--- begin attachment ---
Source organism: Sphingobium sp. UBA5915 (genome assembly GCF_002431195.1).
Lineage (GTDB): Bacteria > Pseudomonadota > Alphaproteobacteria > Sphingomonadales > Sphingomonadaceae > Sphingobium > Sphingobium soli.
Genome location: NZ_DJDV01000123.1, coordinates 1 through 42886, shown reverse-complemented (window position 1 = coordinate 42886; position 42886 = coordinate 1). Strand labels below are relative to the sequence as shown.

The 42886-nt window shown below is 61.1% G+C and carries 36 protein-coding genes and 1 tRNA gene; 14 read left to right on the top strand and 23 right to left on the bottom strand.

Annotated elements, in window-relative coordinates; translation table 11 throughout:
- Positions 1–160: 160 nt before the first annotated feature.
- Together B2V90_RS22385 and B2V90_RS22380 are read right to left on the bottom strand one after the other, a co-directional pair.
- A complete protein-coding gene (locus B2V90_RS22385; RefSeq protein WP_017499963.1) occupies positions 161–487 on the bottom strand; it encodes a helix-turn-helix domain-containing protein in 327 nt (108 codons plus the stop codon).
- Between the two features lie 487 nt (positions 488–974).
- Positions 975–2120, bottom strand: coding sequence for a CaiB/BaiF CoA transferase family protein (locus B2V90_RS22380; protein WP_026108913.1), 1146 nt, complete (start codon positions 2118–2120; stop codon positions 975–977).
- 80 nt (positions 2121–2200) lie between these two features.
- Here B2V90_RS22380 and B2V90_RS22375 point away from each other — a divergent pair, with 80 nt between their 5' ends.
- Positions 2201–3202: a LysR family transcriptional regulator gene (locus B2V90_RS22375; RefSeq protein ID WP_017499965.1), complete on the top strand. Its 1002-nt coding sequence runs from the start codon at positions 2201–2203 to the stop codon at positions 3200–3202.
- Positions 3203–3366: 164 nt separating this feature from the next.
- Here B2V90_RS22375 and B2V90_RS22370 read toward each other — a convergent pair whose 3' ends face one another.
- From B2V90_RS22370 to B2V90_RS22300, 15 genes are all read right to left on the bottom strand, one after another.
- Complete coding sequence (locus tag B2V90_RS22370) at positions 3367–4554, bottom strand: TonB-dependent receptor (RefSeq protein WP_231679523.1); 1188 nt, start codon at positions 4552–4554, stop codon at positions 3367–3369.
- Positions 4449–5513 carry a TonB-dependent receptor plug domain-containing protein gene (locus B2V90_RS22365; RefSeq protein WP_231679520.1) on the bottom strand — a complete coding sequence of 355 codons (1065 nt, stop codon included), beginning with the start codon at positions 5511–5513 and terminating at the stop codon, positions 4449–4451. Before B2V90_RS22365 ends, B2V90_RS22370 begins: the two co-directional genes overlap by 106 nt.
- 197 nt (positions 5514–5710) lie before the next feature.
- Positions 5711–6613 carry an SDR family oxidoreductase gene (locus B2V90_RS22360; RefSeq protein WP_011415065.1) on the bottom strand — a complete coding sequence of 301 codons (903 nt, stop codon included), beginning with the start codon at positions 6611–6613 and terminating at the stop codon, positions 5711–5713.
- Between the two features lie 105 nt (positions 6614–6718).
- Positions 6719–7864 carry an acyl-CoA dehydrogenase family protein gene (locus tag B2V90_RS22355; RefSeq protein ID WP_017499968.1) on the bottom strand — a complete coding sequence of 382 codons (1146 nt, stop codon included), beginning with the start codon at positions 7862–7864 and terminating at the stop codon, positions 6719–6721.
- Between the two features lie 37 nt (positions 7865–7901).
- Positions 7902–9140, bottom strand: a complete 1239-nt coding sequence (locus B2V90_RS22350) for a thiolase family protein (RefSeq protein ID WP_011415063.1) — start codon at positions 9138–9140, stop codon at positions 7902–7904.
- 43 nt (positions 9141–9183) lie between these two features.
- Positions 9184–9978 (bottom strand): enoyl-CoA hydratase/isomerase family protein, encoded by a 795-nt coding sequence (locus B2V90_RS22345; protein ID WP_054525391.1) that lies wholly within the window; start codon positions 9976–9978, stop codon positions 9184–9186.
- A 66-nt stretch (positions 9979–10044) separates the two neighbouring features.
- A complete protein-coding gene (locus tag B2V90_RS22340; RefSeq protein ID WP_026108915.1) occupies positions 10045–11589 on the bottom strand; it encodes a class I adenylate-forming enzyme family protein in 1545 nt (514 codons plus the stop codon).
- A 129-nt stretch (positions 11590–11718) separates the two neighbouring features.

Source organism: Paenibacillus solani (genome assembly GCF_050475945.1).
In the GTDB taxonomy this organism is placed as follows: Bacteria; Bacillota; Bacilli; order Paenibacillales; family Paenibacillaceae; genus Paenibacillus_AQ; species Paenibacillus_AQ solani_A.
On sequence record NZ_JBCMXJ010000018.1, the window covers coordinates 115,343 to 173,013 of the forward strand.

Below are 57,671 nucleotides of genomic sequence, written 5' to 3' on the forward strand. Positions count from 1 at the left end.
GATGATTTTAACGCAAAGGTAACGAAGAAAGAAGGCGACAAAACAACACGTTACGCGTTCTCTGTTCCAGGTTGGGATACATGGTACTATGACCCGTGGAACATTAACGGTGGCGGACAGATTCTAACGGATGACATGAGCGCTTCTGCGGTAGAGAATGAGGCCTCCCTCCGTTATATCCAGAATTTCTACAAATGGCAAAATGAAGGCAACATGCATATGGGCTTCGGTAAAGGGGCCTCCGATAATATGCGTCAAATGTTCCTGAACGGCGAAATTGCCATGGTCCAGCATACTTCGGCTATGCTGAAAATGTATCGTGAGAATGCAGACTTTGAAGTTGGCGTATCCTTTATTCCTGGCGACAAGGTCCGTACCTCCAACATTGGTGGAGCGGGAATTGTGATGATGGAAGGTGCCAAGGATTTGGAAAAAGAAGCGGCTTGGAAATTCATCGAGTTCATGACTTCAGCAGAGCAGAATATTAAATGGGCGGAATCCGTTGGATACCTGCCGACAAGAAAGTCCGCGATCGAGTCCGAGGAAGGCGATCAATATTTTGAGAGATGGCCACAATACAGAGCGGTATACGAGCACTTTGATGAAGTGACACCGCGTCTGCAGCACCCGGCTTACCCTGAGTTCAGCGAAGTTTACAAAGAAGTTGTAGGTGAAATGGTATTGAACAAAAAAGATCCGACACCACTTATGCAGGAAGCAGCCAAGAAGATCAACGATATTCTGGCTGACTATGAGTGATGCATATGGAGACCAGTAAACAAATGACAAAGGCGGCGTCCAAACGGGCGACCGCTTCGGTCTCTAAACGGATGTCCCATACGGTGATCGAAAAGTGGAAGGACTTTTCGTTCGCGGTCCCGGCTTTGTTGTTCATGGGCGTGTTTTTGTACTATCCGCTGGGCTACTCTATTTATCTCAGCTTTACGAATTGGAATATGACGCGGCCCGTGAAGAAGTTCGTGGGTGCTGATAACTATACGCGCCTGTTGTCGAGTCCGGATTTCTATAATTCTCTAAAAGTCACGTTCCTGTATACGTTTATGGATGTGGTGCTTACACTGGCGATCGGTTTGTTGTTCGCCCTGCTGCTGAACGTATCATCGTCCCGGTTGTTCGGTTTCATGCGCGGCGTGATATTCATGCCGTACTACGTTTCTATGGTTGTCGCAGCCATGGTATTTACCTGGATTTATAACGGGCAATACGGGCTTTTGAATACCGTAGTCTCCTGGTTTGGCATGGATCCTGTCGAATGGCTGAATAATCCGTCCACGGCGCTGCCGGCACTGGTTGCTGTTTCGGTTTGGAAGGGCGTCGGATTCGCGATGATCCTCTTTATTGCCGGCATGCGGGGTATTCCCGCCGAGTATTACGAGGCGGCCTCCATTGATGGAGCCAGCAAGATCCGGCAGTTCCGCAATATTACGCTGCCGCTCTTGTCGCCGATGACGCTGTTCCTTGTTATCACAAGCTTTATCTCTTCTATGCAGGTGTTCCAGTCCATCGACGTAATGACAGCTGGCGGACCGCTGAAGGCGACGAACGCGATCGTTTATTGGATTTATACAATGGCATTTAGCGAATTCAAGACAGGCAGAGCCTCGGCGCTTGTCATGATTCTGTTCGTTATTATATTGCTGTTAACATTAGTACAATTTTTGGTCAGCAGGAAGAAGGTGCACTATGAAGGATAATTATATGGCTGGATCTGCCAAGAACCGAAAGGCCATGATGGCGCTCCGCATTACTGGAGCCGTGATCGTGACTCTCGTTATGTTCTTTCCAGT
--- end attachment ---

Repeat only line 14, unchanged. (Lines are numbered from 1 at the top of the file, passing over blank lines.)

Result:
- Positions 3203–3366: 164 nt separating this feature from the next.